Inevitably, a new client will ask me “how much will my project cost?” There is not any black & white answer when you are talking about a remodeling project. What I can tell you is that regardless of your budget, a properly planned and executed remodeling budget will be about 30 percent labor & installation and 70 percent materials. This means that you, the homeowner, really are in control of up to 70 percent of your budget and can keep it on course if you work closely with your contractor and honor a few basic concepts.
1. Fail to Plan….Plan to Fail. One of the top budget busters is to start construction without a well-documented plan. A fully documented scope of work will tell you what will happen, and a complete list of what you have chosen will tell you exactly how much it will cost and when it can be delivered to your home. There are a myriad of decisions to be made during a construction process, but selecting just the right tile or plumbing fixture should not be one of them. Feeling pressured to make a decision or going with the product that is “fine” because it is available will leave you with a bad feeling well after the project is finished.
2. Hiring a designer can actually save you money. Shopping for your remodel is one of the exciting parts and can also be one of the reasons a budget gets blown before you even get started. A short example of this is a client that goes with her girlfriend on the weekend to the supply house recommended by her contractor, budget figures in hand. The supply house is closed for the day, but another “boutique” supplier is in the same parking lot, so the women decide to stop and look. Long story short, a lovely wall tile with a shimmering finish and individual glass decorator tile samples leave the store with the client, and from that point on, nothing else will compare and the tile budget has now almost triple. Professionals will design for your tastes AND honor your budget.
3. Beware of the “cruise ship” mentality. Invariably, something will come up while you are remodeling that might not have been considered in the planning stage and you ask your contractor to take care of it “while they are here.” If enough of these type of things occur, you can be looking at a substantial uptick in the cost. All is well and good during the process, but then at the end you get a huge change-order bill at the end (remember the free-wheeling spending on the cruise ship?). Go back to your plan, be thorough and detailed and stick to it as best you can. A detailed plan will pre-plan for many of these types of budget creep, and pay for changes as they come up so you will be very aware of the addition.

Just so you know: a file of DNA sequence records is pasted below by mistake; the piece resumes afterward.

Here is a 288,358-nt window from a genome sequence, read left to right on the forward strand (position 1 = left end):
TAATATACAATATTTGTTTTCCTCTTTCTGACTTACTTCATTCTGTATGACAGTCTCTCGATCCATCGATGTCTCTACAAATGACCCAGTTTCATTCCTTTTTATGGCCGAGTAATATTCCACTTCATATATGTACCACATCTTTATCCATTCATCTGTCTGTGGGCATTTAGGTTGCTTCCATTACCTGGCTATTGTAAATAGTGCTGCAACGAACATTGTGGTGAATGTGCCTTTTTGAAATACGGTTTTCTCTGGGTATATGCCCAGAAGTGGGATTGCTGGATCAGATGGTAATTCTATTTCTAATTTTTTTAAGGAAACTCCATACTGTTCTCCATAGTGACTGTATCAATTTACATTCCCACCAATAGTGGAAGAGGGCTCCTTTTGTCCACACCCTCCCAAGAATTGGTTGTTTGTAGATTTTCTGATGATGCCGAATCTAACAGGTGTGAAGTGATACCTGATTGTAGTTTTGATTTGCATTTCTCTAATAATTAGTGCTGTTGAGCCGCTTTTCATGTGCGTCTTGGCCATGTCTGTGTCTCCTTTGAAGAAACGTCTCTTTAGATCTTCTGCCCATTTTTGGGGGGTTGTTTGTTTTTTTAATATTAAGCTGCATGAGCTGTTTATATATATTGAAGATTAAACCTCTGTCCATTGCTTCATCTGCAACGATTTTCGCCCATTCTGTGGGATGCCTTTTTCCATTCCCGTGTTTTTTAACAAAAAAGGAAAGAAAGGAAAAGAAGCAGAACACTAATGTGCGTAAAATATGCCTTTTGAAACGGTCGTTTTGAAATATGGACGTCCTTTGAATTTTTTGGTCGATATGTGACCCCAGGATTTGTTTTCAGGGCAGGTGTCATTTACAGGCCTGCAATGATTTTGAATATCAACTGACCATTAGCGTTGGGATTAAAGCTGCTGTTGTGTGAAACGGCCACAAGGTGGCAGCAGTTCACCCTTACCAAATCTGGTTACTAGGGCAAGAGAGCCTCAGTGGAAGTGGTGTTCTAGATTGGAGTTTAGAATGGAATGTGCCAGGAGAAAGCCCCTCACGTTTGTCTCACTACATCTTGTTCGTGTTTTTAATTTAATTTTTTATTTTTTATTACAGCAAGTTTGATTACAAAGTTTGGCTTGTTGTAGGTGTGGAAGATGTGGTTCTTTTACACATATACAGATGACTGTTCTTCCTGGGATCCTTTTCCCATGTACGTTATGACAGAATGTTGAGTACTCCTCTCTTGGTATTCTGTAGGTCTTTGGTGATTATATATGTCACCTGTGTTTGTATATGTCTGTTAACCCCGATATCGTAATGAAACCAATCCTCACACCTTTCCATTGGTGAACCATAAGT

4. Prepare to compromise. Remember the designer tile story above? Know yourself and your tastes as you prepare your remodeling budget. Understand that choosing the most amazing tile, glass sink or designer light fixture will require a compromise on another line item to balance your budget. Your designer and contractor can likely recommend areas you can safely save some money without taking anything away from the overall design.
5. The value of working inside your existing structure. Updating and remodeling your home is intended to create a new space that will be comfortable, fits your tastes and living habits, and of course enhances the home with beautiful products and craftsmanship. Maximizing space and function while keeping major plumbing and electrical components in the same place will save time and money in your budget. Removing interior, non-bearing walls to make more room is popular and can be easily accomplished with a modest amount of additional labor.
Keep in mind that if you are trying to keep to a tight budget, removing structural walls and moving plumbing can be a significant increase. You can ask your contractor how to “value engineer” just the right solution.
6. Have a contingency for Murphy and his friends. Remodeling is different than new construction. There can be many surprises behind the walls either relating to water damage or previous remodeling done in less than a professional manner, etc.
Most areas of concern can be identified prior to construction, and some assumptions made as to the extent, but there is always something to learn. I would recommend putting aside at least 10-15 percent of your total budget for contingency and then as milestones such as demo, plumbing and electrical are passed, you can gradually relax on the “what-if” and re-allocate funds in other areas. Knowing you have a safety net in the finances will save headaches in the long run.
7. Participate in the project. I am often asked “where can we trim our budget?”. The answer may be that the homeowner does all the demolition and disposal prior to the anticipated start date. In a typical kitchen or bathroom project, this could save up to $1000 on the front end and be allocated towards something else.
You want to be careful in this area that you are skilled enough to do this and know your limitations so that you don’t create more damage and increase labor costs to repair your efforts. Another area to save is paint, however you must remember this is a finish detail and you or someone you know will want to do a great job so as not to lessen the rest of the “professional” work you’ve invested in.